Thomas May 29, 2013 at 9:35 am

There was an interesting summary on De Freitas’ antics in the Auckland University Student Magazine:
“Should we be paying to be taught climate denial?”, 01-2012
http://craccum.ausa.auckland.ac.nz/?p=107

Rachel May 29, 2013 at 11:36 am

Thanks. They say at the end of that article that the University’s Environment Department underwent a review, presumably because of this. Do you know what the outcome was?

Thomas May 29, 2013 at 7:55 pm

No, sorry I do not know anything else about it. I guess the dean of the department should be able to advise what has become of the matter. I guess many people would have an interest in that. Are you going to ask?

Thomas May 29, 2013 at 8:06 pm

I guess I should add: as an academic I completely underwrite the freedom of science foremost to all else! So De Freitas should have all right to pursue his scientific studies in the way he sees fit, even if we were to conclude that it was an unsustainable position given the evidence we see.

But where this freedom runs into ethical limitations is when teaching is involved. By all means he should discuss his skeptical stance and provide students with evidence of his own, if he has that, for their consideration. However he must foremost teach the science and the evidence as the house of science has come to collectively understand it to be. This is his obligation.

As a society we need to take the advice we can get from the best sources there are. And De Freitas is a fringe voice at best in his views on the matter. Pushing his fringe views onto students without making clear to them that he represents a contrarian point of view is unethical.

UH, I just saw that of cause the “Climate Conversation Group” has read this blog and “discovered” the student magazine article because I referred to it here….
How sweet…
Check out the ‘flames’ over there:
http://www.climateconversation.wordshine.co.nz/

Rachel May 30, 2013 at 7:34 am

I’ll write to the dean and ask. I agree with you that it’s perfectly reasonable that academics should have their own views and that there should be lively debate about them at Universities. But they need to be able to show evidence to support their views. I’ll let you when I get a response.

Rob Taylor May 30, 2013 at 9:38 am
Mike Palin May 30, 2013 at 8:27 pm

I am also an academic and, as much as I disagree with CdF’s views on climate change, I will defend his academic freedom to express such views in teaching as well as research. Please read the relevant sections of the NZ Education Act (link) and “Universities as Critic and Conscience of Society: The Role of Academic Freedom” (link).

Rachel May 30, 2013 at 8:57 pm

I respect the idea of academic freedom but pushing the agenda of fossil fuel-funded right-wing think tanks is not maintaining “the highest ethical standards” which the act also requires. There’s an element of dishonesty in what he has done (if it’s true) and I think he has an obligation to disclose where his graphs have come from (especially the ones produced by Christopher Monckton who is not a scientist at all) and also an obligation to at least present the consensus view. This is after all a first year subject.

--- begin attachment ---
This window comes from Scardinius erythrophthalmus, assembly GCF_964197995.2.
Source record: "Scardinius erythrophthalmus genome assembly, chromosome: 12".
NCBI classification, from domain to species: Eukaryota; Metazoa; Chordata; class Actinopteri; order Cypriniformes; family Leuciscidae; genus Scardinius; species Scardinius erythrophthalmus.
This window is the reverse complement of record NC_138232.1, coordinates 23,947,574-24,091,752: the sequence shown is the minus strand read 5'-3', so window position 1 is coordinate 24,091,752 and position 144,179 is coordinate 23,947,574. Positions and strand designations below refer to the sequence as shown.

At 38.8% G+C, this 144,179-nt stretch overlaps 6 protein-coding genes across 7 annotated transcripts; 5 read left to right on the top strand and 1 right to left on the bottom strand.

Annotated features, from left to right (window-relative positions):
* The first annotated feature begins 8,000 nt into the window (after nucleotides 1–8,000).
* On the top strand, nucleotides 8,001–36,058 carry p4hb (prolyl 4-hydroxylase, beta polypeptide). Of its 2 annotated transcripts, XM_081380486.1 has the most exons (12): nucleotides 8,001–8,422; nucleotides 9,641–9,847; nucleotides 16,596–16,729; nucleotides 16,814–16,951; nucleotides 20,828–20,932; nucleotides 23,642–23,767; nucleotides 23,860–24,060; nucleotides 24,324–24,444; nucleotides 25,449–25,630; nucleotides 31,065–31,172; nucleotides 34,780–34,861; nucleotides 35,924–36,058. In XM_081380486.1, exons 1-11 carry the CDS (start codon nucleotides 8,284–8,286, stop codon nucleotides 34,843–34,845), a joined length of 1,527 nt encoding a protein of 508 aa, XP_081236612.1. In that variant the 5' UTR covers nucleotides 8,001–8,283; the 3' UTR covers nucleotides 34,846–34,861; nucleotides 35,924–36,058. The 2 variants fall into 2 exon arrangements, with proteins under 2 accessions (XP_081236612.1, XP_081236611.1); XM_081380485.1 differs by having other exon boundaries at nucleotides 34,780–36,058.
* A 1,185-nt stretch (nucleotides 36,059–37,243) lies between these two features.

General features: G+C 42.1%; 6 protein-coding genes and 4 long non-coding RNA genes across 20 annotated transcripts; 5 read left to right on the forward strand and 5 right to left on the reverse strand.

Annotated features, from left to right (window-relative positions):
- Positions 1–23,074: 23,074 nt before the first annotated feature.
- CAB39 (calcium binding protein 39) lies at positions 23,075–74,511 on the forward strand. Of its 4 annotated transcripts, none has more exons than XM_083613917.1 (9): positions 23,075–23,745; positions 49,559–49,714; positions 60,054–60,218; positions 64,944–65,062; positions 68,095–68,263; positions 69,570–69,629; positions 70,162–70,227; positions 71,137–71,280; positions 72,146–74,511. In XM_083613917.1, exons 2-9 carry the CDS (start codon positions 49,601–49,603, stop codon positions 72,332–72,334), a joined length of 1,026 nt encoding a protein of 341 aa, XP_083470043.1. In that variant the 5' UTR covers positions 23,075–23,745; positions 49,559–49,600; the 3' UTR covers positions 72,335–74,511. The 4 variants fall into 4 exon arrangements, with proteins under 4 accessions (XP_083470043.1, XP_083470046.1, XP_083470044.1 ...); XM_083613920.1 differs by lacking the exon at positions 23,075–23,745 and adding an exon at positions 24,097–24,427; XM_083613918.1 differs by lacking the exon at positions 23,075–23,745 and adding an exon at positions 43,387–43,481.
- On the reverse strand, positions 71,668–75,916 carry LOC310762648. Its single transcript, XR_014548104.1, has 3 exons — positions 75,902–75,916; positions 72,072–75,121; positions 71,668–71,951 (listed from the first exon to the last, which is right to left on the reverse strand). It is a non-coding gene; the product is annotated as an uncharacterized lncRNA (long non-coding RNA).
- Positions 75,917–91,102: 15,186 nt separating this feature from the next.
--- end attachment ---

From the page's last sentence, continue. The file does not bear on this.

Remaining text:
I did write to the department about it and received a response straight away. I probably shouldn’t disclose the contents of the email in this public forum but will say that the review referred to in the student’s article was not about the teaching of climate science but about the school in general and the school overall was congratulated on its curriculum and teaching. I was also given some lecture slides relevant to climate science and these were in line with the science rather than Chris De Freitas. I suspect he’s not teaching that subject any more.

I would personally object vociferously if I had paid hundreds of dollars in fees to study a subject that presented Christopher Monckton’s nonsense and declared it science.

bill May 30, 2013 at 9:26 pm

Speaking of His ‘Oh Lordy’ship, I trust we all saw this?

Thomas May 30, 2013 at 10:51 pm

Oh, is this a casting shot for the Lord of The Rings trilogy, role: The Eye of Sauron?

Mike Palin May 31, 2013 at 8:34 pm

Rachel, with no disrespect intended, you and other members of the public have no right to try to limit academic freedom in teaching and research. You are using the tactics of Chris Monckton. You may think you have the moral-ethical-intellectual high-ground, but the day you succeed is the day democracy and freedom of inquiry die. All bad ideas eventually are replaced by better ones through free and open exchange.

Richard Christie June 1, 2013 at 10:59 am

I disagree Mike.
Rachel has every right to raise objections and seek to shape what is taught to undergrads under the guise of core course, the point I believe she is making.
As I read it she is not seeking to limit academic freedom nor limit research direction.
If anything, the course descriptions are untruthful if a course teaching fringe viewpoints is marketed (yes, marketed) to undergrads as a core mainstream component.
The solution is simple: truthfully describe the content of the course to prospective students, inform that it teaches a fringe viewpoint of the science ( if it can be still be described as science) and then justify to students and the world why its content is considered to be part of core coursework.

Gary Young May 28, 2013 at 6:26 pm

As Carol has observed this was the same day we were given a supplement on matters related to climate and the environment.

In it I noticed the following figures: 97.1% of climate scientists accept the reality of human induced climate change, 2.2% don’t know and 0.7% reject the concept. I wonder if the Herald’s editors had read their own pullouts because on those numbers we should expect, for the sake of balance, only 0.7% of climate related articles to be from the likes of de Freitas et al.

It seems to me that CdF is getting a good deal more than his fair share of the stage and certainly more than his opinions warrant.

Richard Christie May 28, 2013 at 11:50 pm